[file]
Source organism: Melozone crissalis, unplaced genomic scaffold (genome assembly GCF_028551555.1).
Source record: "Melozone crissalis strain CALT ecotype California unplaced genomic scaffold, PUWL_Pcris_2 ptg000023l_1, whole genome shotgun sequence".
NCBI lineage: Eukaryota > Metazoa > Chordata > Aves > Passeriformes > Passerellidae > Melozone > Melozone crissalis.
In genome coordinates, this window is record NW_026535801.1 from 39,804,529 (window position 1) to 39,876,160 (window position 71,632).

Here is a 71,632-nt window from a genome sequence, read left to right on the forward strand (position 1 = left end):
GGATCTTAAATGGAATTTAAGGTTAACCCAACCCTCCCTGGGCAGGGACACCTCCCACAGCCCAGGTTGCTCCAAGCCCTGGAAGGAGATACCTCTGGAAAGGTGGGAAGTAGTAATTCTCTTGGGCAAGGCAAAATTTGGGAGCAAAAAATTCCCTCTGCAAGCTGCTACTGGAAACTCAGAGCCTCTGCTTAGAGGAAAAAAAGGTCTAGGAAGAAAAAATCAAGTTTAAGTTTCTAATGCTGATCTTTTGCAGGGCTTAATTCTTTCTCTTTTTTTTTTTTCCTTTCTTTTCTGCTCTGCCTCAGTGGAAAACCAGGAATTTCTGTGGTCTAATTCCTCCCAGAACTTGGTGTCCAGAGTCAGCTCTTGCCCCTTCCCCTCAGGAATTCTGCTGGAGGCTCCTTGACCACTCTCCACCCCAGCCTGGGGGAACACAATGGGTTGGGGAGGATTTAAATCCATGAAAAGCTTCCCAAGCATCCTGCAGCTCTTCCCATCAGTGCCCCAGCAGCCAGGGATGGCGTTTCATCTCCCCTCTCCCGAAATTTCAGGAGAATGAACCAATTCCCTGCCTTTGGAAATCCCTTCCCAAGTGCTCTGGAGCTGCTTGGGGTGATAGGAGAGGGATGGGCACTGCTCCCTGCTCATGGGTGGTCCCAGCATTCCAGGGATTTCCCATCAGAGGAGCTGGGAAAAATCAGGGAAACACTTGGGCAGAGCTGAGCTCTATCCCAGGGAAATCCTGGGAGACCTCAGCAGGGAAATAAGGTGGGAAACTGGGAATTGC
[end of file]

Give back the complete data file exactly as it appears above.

Source organism: Melozone crissalis, unplaced genomic scaffold (genome assembly GCF_028551555.1).
Source record: "Melozone crissalis strain CALT ecotype California unplaced genomic scaffold, PUWL_Pcris_2 ptg000023l_1, whole genome shotgun sequence".
NCBI lineage: Eukaryota > Metazoa > Chordata > Aves > Passeriformes > Passerellidae > Melozone > Melozone crissalis.
In genome coordinates, this window is record NW_026535801.1 from 39,804,529 (window position 1) to 39,876,160 (window position 71,632).

Here is a 71,632-nt window from a genome sequence, read left to right on the forward strand (position 1 = left end):
GGATCTTAAATGGAATTTAAGGTTAACCCAACCCTCCCTGGGCAGGGACACCTCCCACAGCCCAGGTTGCTCCAAGCCCTGGAAGGAGATACCTCTGGAAAGGTGGGAAGTAGTAATTCTCTTGGGCAAGGCAAAATTTGGGAGCAAAAAATTCCCTCTGCAAGCTGCTACTGGAAACTCAGAGCCTCTGCTTAGAGGAAAAAAAGGTCTAGGAAGAAAAAATCAAGTTTAAGTTTCTAATGCTGATCTTTTGCAGGGCTTAATTCTTTCTCTTTTTTTTTTTTCCTTTCTTTTCTGCTCTGCCTCAGTGGAAAACCAGGAATTTCTGTGGTCTAATTCCTCCCAGAACTTGGTGTCCAGAGTCAGCTCTTGCCCCTTCCCCTCAGGAATTCTGCTGGAGGCTCCTTGACCACTCTCCACCCCAGCCTGGGGGAACACAATGGGTTGGGGAGGATTTAAATCCATGAAAAGCTTCCCAAGCATCCTGCAGCTCTTCCCATCAGTGCCCCAGCAGCCAGGGATGGCGTTTCATCTCCCCTCTCCCGAAATTTCAGGAGAATGAACCAATTCCCTGCCTTTGGAAATCCCTTCCCAAGTGCTCTGGAGCTGCTTGGGGTGATAGGAGAGGGATGGGCACTGCTCCCTGCTCATGGGTGGTCCCAGCATTCCAGGGATTTCCCATCAGAGGAGCTGGGAAAAATCAGGGAAACACTTGGGCAGAGCTGAGCTCTATCCCAGGGAAATCCTGGGAGACCTCAGCAGGGAAATAAGGTGGGAAACTGGGAATTGC